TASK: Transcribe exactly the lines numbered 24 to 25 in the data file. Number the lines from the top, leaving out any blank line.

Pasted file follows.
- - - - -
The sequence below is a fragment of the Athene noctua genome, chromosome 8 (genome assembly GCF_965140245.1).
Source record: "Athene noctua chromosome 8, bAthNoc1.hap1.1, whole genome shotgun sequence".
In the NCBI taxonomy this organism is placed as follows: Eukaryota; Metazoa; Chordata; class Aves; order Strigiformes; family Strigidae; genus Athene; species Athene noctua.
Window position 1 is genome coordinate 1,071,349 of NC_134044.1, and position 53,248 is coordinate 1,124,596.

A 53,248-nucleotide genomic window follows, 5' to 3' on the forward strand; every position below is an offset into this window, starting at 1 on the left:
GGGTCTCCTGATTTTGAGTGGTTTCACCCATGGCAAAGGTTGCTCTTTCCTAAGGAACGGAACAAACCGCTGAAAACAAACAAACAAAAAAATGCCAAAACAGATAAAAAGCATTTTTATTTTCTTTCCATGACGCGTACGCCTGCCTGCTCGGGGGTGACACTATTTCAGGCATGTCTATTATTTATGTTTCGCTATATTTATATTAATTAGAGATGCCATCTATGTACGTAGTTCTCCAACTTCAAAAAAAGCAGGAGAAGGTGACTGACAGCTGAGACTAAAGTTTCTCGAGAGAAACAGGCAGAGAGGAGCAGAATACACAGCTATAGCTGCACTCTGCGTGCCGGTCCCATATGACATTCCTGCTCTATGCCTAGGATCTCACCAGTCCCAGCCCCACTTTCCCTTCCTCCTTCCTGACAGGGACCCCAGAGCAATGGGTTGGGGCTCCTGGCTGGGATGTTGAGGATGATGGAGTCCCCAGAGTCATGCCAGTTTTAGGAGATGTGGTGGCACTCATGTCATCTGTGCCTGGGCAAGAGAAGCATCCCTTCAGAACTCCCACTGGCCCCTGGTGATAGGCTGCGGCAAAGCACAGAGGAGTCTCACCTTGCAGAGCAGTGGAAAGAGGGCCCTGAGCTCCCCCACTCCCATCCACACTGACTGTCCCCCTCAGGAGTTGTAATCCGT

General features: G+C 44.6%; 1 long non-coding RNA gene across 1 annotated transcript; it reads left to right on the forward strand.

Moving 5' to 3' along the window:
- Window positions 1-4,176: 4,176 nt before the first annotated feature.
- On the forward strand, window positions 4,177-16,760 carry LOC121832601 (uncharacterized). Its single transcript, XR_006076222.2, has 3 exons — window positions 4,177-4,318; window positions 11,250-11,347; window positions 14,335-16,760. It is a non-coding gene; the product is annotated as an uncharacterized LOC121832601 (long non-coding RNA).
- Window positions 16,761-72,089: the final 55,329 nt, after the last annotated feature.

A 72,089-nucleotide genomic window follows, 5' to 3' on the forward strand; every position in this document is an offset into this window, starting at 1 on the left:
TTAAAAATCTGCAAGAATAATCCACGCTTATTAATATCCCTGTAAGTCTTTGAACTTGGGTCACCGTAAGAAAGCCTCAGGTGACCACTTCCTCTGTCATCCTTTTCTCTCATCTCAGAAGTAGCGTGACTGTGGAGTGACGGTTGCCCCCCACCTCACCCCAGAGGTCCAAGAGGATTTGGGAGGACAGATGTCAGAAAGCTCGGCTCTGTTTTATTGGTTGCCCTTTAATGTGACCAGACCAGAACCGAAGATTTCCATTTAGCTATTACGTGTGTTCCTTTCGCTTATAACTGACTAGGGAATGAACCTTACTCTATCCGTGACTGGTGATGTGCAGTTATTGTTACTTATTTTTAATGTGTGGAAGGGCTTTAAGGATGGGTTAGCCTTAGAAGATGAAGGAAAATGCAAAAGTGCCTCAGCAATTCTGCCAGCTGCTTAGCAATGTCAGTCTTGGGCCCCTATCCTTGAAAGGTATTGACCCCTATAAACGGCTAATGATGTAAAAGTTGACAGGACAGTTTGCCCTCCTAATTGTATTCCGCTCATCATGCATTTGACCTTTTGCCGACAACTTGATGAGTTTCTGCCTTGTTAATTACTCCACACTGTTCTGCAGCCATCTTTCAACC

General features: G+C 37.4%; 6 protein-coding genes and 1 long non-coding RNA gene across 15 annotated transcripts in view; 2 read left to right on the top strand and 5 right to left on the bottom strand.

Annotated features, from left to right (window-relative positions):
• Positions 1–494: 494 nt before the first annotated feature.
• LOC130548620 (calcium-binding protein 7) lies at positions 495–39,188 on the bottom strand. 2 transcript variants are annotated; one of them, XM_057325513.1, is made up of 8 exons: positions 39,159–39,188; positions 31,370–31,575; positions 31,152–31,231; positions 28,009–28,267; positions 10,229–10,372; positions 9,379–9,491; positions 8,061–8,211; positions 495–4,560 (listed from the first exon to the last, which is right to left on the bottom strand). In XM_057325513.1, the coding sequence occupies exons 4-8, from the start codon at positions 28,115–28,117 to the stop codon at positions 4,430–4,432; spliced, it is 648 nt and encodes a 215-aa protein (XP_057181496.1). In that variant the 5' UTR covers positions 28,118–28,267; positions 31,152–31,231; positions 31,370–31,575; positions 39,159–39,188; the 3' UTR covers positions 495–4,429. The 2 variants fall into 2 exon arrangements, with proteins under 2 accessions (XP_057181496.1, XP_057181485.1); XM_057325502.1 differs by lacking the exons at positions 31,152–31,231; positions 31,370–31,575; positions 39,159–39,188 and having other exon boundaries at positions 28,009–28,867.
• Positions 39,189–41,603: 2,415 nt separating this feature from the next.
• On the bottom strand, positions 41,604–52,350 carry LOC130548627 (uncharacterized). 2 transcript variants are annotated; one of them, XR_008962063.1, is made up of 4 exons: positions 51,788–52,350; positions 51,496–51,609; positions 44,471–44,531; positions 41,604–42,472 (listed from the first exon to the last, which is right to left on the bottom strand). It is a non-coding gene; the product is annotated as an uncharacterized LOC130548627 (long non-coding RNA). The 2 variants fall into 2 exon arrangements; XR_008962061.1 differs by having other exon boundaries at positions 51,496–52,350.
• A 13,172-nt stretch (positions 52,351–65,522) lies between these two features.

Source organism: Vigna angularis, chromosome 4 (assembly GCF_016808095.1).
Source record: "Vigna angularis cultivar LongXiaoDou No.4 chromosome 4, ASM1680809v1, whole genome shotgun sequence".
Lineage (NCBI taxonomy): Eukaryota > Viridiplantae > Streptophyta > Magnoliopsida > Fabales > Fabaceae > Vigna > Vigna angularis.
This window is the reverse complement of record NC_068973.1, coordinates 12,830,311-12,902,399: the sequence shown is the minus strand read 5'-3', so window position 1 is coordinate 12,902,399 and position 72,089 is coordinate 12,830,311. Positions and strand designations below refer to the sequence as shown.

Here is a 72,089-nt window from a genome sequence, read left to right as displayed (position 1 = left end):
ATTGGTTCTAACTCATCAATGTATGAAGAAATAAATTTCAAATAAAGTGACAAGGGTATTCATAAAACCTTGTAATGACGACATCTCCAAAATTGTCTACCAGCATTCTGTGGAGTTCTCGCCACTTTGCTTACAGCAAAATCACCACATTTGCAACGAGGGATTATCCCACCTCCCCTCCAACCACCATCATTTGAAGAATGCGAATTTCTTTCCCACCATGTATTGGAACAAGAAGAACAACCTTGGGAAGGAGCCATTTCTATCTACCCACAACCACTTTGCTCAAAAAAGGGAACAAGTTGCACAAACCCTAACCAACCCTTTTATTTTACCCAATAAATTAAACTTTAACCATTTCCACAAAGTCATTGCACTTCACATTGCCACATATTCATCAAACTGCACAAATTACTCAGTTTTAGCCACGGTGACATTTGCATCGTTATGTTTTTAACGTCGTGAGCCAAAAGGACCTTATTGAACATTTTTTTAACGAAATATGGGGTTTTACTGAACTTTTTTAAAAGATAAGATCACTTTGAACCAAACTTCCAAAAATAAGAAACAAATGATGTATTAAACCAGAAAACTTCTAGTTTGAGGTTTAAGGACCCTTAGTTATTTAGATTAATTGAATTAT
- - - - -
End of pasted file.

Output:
This window is the reverse complement of record NC_068973.1, coordinates 12,830,311-12,902,399: the sequence shown is the minus strand read 5'-3', so window position 1 is coordinate 12,902,399 and position 72,089 is coordinate 12,830,311. Positions and strand designations below refer to the sequence as shown.

Here is a 72,089-nt window from a genome sequence, read left to right as displayed (position 1 = left end):